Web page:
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Tuesday, August 7, 2012

Musical Transitions

Several years ago when I was teaching Kindergarten, I had an idea in the night.  I used to keep a notebook next to my bed to jot down these ideas... I need to start doing that again!  It was an idea that I quickly implemented and loved.  For some reason I fell away from it but I plan on reinstating it this year.  What might it be?


Musical transitions!

Now you may have heard about singing chants to transition from one subject to the next.  I love to do that too but this is different. The musical transitions I am referring to are designed for literacy stations or centers.

In the classroom music helps manage volume.  If you play soft background music, the children learn to keep their voices low.  Being able to hear the music helps them self regulate their volume.  (You have to explicitly teach this of course!)  It is also soothing and peaceful.  Couple these two notions with transitioning from center to center and you have my favorite idea of all time!

I decided to burn instrumental cds for literacy centers.  Basically I decided how long I wanted the children to work quietly at a center.  I found piano music for that length of time and then a five minute guitar song for clean up and time to move to the next center.  The piano music can be a variety of songs but the clean up/transition guitar song is always the same.  At the beginning of the year I have two to three ten minute rotations and by the end two to three 25-30 minute rotations.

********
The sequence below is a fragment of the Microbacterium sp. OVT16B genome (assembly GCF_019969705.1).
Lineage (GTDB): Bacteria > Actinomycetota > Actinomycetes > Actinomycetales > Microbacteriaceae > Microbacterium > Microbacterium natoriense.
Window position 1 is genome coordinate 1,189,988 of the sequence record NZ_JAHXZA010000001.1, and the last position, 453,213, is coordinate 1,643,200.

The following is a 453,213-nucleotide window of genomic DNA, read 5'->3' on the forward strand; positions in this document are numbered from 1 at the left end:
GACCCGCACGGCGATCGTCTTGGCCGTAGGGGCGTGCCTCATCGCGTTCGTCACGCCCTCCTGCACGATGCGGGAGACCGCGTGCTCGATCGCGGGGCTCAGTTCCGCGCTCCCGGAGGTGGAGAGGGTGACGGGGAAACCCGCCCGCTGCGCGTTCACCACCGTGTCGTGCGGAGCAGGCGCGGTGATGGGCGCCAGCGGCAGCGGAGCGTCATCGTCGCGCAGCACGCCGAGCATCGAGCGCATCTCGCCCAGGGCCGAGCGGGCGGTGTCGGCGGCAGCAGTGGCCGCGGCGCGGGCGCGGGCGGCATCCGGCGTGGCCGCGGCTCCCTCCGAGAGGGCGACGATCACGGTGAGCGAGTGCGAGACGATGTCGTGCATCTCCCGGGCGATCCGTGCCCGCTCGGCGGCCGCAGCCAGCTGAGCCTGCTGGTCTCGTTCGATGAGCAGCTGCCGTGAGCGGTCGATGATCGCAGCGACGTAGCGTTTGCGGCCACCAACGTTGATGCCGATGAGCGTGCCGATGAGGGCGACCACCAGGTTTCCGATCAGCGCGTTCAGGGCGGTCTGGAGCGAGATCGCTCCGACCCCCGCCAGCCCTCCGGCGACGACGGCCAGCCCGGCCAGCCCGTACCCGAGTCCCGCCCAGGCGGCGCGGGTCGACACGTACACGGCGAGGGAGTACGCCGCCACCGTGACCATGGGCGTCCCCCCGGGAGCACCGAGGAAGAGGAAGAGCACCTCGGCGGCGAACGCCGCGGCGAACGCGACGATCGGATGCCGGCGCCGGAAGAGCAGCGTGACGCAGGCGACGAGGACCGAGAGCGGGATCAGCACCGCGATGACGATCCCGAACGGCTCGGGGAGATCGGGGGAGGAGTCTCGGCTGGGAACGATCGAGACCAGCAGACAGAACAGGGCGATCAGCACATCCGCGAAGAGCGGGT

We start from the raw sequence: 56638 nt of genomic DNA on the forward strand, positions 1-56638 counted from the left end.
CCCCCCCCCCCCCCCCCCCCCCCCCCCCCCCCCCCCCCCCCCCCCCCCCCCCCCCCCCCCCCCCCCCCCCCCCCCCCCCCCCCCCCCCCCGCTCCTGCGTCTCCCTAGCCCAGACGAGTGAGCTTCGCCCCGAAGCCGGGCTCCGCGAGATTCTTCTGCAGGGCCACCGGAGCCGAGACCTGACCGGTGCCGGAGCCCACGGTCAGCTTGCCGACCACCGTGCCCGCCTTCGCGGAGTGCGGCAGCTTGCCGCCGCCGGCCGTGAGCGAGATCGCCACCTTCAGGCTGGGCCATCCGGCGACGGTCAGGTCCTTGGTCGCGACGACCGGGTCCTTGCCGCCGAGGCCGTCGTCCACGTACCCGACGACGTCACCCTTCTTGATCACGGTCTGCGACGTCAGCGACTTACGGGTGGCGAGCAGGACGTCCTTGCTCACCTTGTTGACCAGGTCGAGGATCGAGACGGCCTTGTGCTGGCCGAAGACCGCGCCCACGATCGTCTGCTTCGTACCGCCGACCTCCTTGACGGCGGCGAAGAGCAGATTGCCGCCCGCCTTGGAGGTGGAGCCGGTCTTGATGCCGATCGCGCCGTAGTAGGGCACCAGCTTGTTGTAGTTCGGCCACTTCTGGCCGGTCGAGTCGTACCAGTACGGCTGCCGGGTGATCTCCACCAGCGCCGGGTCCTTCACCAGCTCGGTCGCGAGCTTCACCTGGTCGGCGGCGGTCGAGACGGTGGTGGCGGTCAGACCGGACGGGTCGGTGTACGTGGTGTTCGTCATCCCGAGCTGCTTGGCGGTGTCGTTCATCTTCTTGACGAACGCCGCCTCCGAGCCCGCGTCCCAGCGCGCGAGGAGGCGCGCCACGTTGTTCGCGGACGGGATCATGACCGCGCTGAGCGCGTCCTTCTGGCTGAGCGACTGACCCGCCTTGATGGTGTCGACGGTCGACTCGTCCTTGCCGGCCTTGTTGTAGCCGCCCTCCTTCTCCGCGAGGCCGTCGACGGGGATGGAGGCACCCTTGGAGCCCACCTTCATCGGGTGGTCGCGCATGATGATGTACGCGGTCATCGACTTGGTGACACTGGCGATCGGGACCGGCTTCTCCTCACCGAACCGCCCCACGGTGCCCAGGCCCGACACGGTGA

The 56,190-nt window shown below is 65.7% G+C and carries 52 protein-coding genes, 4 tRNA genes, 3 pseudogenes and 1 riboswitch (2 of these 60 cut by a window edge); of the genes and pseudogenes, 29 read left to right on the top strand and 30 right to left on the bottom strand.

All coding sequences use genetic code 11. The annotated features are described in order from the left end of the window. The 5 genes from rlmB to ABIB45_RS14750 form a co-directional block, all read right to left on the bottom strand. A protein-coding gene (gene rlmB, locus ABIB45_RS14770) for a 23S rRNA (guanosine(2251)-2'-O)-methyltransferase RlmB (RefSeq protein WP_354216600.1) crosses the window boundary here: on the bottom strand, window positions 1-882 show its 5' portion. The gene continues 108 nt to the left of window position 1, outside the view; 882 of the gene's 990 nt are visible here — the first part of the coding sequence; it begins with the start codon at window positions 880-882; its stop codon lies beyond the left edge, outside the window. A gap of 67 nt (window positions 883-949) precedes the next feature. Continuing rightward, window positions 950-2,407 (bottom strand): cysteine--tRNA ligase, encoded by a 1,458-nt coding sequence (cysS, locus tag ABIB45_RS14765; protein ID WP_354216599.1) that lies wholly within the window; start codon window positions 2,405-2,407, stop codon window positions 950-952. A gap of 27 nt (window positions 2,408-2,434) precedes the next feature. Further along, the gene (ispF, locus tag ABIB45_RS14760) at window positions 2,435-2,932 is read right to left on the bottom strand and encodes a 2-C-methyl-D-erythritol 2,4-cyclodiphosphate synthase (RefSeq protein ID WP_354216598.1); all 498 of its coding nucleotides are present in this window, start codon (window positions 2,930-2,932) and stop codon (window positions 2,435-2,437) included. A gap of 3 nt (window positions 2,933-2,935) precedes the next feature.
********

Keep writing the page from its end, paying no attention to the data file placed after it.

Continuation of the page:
The best part of having a cd that continually plays is that you can focus on your small group instruction.  When I am teaching guided reading groups I do not need to stop at a set time.  Some groups meet longer than others.  I simply call children up to the table and the rest keep on working at their centers.  After the children have this down pat it's amazing to witness.

Just picture kids spread throughout the room working quietly with soft piano music playing in the background.  The teacher is at the guided reading table with five students.  Suddenly a soft guitar song comes on.  The children quickly begin cleaning up and transition to the next activity while the teacher continues to teach the small group. 

It takes practice but once they have it down pat, it is so worth it!  For this to work you have to have set routines and procedures.  In my class the children know that if they are not cleaned up and at their next station, then I choose the next activity for them.  If it happens repeatedly, they do not get to go to stations until they earn the privilege back.

It does take a little time to pick out the play list where it is timed just right but once you have a few cds for the beginning, middle, and end of year in varying length, you are set.

What do you think of this idea?

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